Vachellia daemon (Ekman & Urban in Urban) Seigler & Ebinger, Phytologia  87:  155.  2005.
syn.  Acacia daemon Ekman & Urban in Urban, Symb. antill. 9:  438.  1928.

Synonymy and types

Basionym:  Acacia daemon Ekman & Urb. in Urb., Symb. antill.  9: 438.  1928.  Feracacia daemon (Ekman & Urb.) Britton & Rose  N. Amer. Fl.  23: 86.  1928. - TYPE:  CUBA.  MATANZAS:  prope Ceiba Mocha in cuabales ad Canasi versus locis valde sterilibus, 1 Mar 1924, E. L. Ekman 18591 (holotype:  S;  isotypes: A, F, G, HAC photo, ILL, K, NY, US).

Formal description

Large shrub or small tree to 6 m tall.  Bark dark brown to reddish brown to gray, rough; the older branches and base of trunk bearing clusters of fusiform, straight to slightly curved stipular spines to 120 mm long clustered on short shoots.  Twigs gray to dark reddish-brown, not flexuous, glabrous.  Short shoots commonly present above the stipular spines, to 2 mm long, covered with acuminate stipules and old leaf bases, sometimes developing into normal shoots.  Leaves alternate, also commonly clustered on the short shoots, 0.4-3.2 mm long.  Stipular spines reddish-brown, becoming gray with age, symmetrical, terete, straight, aciculate to 42 x 0.9 mm near the base, mostly glabrousPetiole adaxially grooved, 0.4-3.2 mm long, glabrous; petiolar gland solitary, located just below the pinna pair, sessile to subsessile, apex circular to elliptical, 0.3-0.8 mm across, glabrous, depressedRachis absent.  Pinnae 1 pair per leaf, 8-26 mm long. Petiolules 0.6-1.5 mm long.  Leaflets 10 to 30 pairs per pinna, opposite, 0.6-1.2 mm between leaflets, linear to oblong, 2.5-6.2 x 0.6-1.3 mm, glabrous, lateral veins not obvious, only one vein from the base, coriaceous, base oblique, margins not ciliate, apex obtuseInflorescence a densely flowered globose head, 4.7-6.5 mm across, in fascicles of 1 to 4 from the short shoots.  Peduncles 10-18 x 0.4-0.6 mm, glabrousInvolucre 4- to 5-lobed, located near the middle of the peduncle, glabrous, persistent.  Floral bracts spatulate, 0.3-0.6 mm long, sparsely puberulent, deciduous.  Flowers sessile, yellow; calyx 5-lobed, 0.7-1.0 mm long, glabrous; corolla 5-lobed, 1.4-1.7 mm long, glabrous; stamens about 60, stamen filaments 2.6-3.3 mm long, distinct; ovary glabrous, on a stipe to 0.3 mm long.  Legumes dark reddish-brown, straight to slightly curved, terete in cross section, strongly constricted between the seeds, linear, 90-110 x 4-6 mm, coriaceous, not striate, glabrous and lustrous, eglandular, dehiscent along the ventral suture; stipe 4-6 mm long; apex narrowing to an elongated beak to 8 mm long with a blunt tip.  Seeds uniseriate, surrounded by a reddish-brown pulp, light to dark brown, ellipsoid, slightly flattened, 4.3-5.2 x 2.7-3.2 mm, smooth; pleurogram oval, 1.5-2.1 mm across.  Flowers in March.  Chromosome number unknown.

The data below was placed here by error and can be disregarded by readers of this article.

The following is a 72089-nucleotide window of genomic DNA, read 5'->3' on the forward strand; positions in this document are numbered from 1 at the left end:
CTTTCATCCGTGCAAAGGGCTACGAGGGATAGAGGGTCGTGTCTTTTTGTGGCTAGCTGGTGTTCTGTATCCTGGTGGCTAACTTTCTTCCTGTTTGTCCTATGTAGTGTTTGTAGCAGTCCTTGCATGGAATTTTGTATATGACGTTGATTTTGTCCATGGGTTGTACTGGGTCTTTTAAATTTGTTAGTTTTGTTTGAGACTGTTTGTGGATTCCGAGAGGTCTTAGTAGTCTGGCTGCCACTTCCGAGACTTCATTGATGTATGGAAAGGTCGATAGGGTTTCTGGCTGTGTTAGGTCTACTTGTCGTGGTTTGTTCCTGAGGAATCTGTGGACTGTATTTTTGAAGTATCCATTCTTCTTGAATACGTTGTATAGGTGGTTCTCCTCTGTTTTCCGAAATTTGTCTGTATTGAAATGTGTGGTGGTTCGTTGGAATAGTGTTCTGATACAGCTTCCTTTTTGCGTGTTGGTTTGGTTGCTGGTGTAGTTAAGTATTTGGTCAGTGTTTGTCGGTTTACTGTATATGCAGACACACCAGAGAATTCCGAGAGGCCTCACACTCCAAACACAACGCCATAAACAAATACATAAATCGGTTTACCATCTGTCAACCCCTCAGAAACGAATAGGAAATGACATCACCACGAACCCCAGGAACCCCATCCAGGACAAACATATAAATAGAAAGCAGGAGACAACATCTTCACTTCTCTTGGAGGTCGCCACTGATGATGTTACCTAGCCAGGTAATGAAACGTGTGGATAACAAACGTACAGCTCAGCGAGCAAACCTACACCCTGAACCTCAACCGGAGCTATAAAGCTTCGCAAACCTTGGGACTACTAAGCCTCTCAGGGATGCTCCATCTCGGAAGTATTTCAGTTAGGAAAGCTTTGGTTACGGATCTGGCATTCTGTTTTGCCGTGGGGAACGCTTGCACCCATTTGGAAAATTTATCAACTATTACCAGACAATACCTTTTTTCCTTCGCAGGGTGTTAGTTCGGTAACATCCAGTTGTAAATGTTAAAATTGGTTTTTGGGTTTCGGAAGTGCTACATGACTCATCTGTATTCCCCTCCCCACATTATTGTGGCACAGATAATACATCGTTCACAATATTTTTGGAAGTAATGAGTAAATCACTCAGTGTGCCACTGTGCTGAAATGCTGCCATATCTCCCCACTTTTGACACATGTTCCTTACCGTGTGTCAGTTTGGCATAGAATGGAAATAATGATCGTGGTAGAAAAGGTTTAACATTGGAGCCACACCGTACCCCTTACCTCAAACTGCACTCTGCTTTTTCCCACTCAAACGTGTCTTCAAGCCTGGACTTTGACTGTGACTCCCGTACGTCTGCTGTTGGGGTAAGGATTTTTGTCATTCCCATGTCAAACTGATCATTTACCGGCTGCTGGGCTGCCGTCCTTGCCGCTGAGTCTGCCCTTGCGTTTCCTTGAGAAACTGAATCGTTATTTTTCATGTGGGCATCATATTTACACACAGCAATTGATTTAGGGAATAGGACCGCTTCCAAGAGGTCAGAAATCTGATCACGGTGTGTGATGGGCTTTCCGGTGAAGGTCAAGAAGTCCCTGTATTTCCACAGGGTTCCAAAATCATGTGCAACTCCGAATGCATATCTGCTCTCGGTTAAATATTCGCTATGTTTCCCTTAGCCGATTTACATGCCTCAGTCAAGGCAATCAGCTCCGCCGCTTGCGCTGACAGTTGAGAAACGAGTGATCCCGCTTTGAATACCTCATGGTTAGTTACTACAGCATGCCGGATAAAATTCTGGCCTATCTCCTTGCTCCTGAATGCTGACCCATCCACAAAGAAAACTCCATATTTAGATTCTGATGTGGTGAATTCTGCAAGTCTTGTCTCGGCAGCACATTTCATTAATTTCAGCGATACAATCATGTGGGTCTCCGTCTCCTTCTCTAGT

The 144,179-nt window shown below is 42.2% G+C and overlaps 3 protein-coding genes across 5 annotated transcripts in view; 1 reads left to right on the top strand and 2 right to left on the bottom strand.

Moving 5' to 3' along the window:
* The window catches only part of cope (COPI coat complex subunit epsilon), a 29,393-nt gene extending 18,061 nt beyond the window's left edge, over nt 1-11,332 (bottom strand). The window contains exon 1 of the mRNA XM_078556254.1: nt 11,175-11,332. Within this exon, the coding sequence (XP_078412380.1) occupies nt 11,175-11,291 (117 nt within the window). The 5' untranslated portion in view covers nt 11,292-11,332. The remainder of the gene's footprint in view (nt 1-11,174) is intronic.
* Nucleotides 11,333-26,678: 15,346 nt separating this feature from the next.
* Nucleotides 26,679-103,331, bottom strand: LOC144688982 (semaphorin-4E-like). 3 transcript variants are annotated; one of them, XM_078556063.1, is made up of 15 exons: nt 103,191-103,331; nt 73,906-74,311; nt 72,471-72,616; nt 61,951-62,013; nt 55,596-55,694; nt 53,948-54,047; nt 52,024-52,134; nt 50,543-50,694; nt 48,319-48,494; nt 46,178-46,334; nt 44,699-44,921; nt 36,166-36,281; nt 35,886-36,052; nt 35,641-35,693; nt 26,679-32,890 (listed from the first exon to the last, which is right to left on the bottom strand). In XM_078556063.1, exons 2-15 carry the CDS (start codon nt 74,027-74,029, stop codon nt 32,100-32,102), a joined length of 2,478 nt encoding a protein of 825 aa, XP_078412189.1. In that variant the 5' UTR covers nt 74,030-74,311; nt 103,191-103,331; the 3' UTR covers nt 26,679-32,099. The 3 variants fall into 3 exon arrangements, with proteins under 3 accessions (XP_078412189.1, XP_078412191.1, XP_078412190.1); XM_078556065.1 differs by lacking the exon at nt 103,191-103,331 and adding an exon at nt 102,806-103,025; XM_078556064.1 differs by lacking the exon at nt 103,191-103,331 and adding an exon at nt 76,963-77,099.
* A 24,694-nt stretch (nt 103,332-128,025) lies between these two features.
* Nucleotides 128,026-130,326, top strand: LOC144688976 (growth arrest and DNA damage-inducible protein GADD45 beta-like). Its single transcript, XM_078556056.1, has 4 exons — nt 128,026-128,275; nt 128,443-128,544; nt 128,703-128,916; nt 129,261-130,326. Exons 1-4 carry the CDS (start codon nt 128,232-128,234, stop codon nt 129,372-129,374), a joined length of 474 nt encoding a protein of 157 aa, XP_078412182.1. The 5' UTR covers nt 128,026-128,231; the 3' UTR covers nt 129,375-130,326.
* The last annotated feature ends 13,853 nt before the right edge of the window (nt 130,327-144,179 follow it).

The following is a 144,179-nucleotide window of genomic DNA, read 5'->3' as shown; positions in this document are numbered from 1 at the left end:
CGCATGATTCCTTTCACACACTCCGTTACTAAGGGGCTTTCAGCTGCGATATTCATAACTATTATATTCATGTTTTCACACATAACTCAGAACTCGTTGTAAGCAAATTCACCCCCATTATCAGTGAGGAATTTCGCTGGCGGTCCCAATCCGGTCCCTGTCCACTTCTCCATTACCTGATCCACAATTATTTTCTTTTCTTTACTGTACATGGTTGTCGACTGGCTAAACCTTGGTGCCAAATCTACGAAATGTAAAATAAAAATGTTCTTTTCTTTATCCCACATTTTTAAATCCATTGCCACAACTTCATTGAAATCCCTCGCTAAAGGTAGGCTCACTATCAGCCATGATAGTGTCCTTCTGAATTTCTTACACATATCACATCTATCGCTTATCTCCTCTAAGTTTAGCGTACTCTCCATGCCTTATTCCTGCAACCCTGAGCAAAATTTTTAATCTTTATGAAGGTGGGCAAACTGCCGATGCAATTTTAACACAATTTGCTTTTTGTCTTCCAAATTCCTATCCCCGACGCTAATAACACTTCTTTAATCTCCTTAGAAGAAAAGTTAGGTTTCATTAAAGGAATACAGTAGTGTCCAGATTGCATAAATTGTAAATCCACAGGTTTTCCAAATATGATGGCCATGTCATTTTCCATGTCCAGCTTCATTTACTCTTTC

Restricted to arid, serpentine areas below 400 m in elevation in Camagüey, Guantánamo, La Habana, Holguín, La Villas and Matanzas Provinces, Cuba.  In addition to the areas listed below, Berazaín Iturralde (1986) reported the occurrence of Acacia daemon from near Camarioca, Matanzas Province, and Motembo and Santa Clara, Villa Clara Province.

Additional info